In order to accomplish the desired function of creating a vertical junction solar cell wherein substantially all of the incident light impinges on top surfaces 19 of walls 16, the cell is provided with focusing coverslide means for focusing the incident light onto the top surfaces of the walls and away from the groove bottoms. As illustrated in FIG. 2, a first embodiment of the focusing coverslide means comprises a radiation transparent coverslide 20 comprised of a plurality of cylindrical lenses 22. Lenses 22 are aligned with respective ones of walls 16 and extend longitudinally on the coverslide to correspond to the length of walls 16.
As incident light, indicated by the arrowed lines 24, impinges the cylindrical surfaces of the lenses 22, the light is refracted such that it is directed onto top surfaces 19 of walls 16. This refraction of the incident light 24 is illustrated in FIG. 1 with the arrows emerging from the bottom of coverslide 20. As can be seen from the drawings, the cylindrical lenses comprising coverslide 20 function to direct all of the incident light 24 onto top surfaces 19 of walls 16 and away from groove bottoms 18. Because the groove bottoms are much more susceptible to radiation degradation than top surfaces 19, the present invention provides a vertical junction silicon solar cell which has greatly improved radiation degradation characteristics. This may be shown by way of example as discussed immediately below.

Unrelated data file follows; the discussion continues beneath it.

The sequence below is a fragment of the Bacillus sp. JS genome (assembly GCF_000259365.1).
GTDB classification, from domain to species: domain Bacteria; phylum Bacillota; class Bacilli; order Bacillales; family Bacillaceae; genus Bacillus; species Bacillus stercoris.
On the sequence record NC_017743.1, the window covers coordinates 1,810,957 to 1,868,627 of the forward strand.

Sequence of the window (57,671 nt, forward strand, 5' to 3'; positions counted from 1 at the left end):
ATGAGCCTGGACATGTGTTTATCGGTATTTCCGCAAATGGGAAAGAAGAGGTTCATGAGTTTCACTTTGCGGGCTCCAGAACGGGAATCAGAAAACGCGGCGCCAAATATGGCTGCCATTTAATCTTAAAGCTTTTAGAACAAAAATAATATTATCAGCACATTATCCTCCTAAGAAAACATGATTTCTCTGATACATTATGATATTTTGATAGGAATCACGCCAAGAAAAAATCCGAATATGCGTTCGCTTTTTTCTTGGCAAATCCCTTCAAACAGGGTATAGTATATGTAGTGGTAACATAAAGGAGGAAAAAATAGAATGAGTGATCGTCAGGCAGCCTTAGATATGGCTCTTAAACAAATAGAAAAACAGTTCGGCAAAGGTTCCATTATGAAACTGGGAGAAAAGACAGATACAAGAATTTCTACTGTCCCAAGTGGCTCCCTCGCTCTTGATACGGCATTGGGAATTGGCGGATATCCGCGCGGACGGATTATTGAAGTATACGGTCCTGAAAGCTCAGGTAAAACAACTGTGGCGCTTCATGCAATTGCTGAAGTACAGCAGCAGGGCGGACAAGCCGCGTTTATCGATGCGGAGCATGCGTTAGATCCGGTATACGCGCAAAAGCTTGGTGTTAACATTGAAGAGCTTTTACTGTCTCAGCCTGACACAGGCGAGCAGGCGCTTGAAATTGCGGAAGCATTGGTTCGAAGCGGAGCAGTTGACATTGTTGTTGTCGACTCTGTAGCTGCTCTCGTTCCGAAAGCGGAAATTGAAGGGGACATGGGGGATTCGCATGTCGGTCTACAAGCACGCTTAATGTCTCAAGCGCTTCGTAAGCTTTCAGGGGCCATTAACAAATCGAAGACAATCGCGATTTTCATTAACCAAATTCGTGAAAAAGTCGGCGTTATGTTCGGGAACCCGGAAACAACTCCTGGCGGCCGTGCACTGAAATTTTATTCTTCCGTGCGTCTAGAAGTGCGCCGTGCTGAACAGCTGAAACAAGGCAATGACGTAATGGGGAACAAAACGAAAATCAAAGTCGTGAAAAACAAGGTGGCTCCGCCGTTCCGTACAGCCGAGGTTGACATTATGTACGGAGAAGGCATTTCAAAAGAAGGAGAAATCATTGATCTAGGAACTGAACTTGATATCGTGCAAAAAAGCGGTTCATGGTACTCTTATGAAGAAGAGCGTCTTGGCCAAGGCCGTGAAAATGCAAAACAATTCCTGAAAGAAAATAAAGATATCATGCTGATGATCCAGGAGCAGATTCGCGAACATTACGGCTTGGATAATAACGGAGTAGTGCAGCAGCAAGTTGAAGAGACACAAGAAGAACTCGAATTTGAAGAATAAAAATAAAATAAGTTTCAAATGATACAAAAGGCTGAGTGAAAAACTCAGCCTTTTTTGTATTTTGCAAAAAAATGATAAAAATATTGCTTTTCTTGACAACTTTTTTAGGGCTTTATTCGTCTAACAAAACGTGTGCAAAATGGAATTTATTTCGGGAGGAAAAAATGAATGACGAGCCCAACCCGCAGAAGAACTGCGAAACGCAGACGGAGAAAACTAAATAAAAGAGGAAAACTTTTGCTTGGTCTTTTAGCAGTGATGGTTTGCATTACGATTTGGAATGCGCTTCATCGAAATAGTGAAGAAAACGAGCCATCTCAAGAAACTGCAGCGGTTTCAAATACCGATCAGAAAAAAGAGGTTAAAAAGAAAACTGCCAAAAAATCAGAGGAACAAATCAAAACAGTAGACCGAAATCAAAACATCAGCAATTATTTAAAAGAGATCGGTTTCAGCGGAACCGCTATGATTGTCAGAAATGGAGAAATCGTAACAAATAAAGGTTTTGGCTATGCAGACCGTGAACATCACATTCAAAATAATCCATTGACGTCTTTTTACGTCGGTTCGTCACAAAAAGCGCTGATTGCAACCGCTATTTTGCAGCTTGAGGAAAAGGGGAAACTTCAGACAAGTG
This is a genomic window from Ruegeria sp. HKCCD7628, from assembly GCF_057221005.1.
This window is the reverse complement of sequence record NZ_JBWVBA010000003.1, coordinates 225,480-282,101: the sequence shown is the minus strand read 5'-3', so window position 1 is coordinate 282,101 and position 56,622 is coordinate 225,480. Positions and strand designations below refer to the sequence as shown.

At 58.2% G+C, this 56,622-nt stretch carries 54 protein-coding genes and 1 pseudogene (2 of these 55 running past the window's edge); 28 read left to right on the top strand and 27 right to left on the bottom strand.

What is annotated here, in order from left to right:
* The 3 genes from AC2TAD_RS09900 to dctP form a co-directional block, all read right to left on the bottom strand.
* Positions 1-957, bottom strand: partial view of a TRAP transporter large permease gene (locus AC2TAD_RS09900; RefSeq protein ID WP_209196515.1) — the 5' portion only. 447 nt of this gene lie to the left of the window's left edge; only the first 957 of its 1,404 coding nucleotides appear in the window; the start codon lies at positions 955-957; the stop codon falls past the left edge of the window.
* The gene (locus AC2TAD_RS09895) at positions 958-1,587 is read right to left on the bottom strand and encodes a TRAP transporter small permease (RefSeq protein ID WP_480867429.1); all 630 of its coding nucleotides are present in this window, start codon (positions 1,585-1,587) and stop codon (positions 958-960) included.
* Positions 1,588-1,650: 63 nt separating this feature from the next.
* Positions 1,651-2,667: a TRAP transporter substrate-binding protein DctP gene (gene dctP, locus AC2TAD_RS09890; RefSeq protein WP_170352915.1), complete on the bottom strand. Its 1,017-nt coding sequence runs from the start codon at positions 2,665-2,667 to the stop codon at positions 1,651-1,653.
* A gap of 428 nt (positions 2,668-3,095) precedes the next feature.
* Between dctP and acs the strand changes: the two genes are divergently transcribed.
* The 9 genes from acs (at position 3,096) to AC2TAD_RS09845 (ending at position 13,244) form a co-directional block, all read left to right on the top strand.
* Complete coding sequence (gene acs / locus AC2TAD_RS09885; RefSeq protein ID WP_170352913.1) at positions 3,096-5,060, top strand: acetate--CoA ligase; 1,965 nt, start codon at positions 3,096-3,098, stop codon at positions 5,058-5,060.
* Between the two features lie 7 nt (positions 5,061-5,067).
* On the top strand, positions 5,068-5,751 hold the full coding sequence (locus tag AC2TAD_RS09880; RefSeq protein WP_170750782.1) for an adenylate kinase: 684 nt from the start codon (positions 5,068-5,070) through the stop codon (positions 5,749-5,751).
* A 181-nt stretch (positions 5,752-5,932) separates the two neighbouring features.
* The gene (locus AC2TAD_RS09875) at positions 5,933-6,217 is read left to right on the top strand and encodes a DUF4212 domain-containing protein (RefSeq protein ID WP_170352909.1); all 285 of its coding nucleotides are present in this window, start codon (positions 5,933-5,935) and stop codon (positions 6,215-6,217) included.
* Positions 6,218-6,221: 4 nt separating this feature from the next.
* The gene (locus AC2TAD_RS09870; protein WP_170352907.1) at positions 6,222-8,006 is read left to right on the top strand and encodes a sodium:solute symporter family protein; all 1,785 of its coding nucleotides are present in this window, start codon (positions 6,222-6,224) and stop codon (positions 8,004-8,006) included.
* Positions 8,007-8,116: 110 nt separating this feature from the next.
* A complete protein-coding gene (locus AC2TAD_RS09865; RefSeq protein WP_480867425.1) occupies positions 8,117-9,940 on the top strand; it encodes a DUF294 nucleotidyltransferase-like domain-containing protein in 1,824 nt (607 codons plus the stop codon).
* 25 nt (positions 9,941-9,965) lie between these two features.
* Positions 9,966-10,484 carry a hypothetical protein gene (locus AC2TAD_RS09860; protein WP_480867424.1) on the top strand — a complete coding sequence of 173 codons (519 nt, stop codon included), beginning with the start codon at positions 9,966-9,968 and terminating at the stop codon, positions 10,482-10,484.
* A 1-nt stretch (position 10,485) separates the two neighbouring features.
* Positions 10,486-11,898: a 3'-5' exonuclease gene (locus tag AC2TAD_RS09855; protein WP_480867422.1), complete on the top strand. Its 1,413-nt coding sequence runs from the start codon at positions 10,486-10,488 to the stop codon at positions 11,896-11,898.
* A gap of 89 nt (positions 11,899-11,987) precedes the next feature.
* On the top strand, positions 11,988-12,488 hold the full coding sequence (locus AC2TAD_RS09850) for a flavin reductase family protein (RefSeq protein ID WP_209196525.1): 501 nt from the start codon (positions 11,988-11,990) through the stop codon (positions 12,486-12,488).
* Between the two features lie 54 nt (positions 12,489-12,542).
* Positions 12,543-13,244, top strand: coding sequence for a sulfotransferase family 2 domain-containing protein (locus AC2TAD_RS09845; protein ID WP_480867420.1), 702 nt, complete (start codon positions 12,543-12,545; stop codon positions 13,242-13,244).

Without the use of focusing coverslide 20 and assuming that the top surfaces 19 comprise about 90% of the total surface area of the solar cell, approximately 90% of the incident light would impinge top surfaces 19 while the remaining 10% would impinge groove bottoms 18. Further assuming that top surfaces 19 absorb approximately 90% of the illumination incident thereon, the top surfaces of the walls would account for approximately 80% of the light absorbed by the cell (0.9×0.9=0.81) leaving 20% of the incident light to be absorbed by the bulk below bottoms 18 of grooves 14. However, with the addition of focusing coverslide 20 of the present invention, the 10% of incident light that would otherwise impinge grooved bottoms 18 instead impinges top surfaces 19 of the walls. Therefore, in a solar cell constructed in accordance with the embodiment of the invention illustrated in FIG. 2, top surfaces 19 account for 90% of the incident light absorbed by the solar cell leaving only 10% to be absorbed by the bulk below grooves 18. Thus, in theory, the present invention will reduce radiation degradation of vertical junction solar cells, by one-half.